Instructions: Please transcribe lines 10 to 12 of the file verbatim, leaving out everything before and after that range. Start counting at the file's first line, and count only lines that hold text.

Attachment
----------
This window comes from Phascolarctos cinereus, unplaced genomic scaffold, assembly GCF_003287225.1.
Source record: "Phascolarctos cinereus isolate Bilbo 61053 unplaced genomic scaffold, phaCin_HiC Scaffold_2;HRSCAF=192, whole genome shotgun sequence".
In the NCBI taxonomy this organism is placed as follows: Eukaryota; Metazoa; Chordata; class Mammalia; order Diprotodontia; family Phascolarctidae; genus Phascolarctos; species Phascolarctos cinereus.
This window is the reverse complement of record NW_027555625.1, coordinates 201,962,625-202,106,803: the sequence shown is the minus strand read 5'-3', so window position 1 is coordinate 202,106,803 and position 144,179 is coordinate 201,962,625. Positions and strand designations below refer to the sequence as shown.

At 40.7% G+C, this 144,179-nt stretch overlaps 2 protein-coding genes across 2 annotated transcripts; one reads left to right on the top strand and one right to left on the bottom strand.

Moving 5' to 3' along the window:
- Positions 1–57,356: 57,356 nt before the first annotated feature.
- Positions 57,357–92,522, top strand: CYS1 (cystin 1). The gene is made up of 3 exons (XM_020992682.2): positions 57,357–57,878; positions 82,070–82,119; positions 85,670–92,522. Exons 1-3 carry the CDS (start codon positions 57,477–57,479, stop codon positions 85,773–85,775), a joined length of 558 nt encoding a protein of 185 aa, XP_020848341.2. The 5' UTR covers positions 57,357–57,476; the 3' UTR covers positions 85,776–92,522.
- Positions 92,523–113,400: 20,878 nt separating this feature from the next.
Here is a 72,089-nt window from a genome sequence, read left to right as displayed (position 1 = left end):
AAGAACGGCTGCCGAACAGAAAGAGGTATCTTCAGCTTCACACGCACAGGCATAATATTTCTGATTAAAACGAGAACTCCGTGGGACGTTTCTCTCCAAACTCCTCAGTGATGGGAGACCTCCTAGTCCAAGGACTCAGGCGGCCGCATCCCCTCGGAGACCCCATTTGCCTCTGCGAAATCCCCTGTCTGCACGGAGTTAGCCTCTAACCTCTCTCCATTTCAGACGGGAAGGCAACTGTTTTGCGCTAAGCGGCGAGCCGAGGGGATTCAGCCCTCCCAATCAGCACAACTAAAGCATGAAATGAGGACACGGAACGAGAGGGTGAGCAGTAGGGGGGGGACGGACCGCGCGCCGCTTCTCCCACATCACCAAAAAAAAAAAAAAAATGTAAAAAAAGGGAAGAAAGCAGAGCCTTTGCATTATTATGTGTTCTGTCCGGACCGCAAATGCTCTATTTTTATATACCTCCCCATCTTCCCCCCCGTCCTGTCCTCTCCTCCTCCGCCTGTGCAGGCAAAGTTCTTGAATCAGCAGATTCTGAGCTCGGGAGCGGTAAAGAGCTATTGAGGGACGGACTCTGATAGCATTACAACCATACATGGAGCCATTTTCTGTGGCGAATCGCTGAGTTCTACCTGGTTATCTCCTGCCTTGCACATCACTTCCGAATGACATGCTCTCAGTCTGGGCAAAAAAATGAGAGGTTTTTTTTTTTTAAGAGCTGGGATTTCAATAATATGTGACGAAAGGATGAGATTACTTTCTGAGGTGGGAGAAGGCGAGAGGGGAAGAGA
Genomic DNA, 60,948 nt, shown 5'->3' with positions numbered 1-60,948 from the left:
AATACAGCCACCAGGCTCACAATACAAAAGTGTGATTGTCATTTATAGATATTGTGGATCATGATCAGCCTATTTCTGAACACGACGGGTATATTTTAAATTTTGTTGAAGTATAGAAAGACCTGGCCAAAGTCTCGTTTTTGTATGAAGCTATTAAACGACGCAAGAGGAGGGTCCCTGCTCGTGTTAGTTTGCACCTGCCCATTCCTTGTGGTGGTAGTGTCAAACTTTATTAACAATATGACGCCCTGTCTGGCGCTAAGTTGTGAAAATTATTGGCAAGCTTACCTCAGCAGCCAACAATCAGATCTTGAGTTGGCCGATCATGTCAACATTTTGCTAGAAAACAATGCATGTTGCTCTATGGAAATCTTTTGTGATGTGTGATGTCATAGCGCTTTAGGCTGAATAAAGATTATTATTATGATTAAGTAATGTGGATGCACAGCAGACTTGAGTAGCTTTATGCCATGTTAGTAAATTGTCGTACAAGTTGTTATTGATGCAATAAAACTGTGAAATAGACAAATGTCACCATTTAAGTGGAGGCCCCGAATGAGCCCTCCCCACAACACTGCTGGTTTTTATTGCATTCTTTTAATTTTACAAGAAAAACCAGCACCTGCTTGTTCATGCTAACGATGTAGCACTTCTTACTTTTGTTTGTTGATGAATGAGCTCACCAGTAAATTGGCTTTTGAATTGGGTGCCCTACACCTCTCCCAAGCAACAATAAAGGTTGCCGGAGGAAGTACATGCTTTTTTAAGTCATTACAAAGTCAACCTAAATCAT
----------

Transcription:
Here is a 72,089-nt window from a genome sequence, read left to right as displayed (position 1 = left end):
AAGAACGGCTGCCGAACAGAAAGAGGTATCTTCAGCTTCACACGCACAGGCATAATATTTCTGATTAAAACGAGAACTCCGTGGGACGTTTCTCTCCAAACTCCTCAGTGATGGGAGACCTCCTAGTCCAAGGACTCAGGCGGCCGCATCCCCTCGGAGACCCCATTTGCCTCTGCGAAATCCCCTGTCTGCACGGAGTTAGCCTCTAACCTCTCTCCATTTCAGACGGGAAGGCAACTGTTTTGCGCTAAGCGGCGAGCCGAGGGGATTCAGCCCTCCCAATCAGCACAACTAAAGCATGAAATGAGGACACGGAACGAGAGGGTGAGCAGTAGGGGGGGGACGGACCGCGCGCCGCTTCTCCCACATCACCAAAAAAAAAAAAAAAATGTAAAAAAAGGGAAGAAAGCAGAGCCTTTGCATTATTATGTGTTCTGTCCGGACCGCAAATGCTCTATTTTTATATACCTCCCCATCTTCCCCCCCGTCCTGTCCTCTCCTCCTCCGCCTGTGCAGGCAAAGTTCTTGAATCAGCAGATTCTGAGCTCGGGAGCGGTAAAGAGCTATTGAGGGACGGACTCTGATAGCATTACAACCATACATGGAGCCATTTTCTGTGGCGAATCGCTGAGTTCTACCTGGTTATCTCCTGCCTTGCACATCACTTCCGAATGACATGCTCTCAGTCTGGGCAAAAAAATGAGAGGTTTTTTTTTTTTAAGAGCTGGGATTTCAATAATATGTGACGAAAGGATGAGATTACTTTCTGAGGTGGGAGAAGGCGAGAGGGGAAGAGA
Genomic DNA, 60,948 nt, shown 5'->3' with positions numbered 1-60,948 from the left: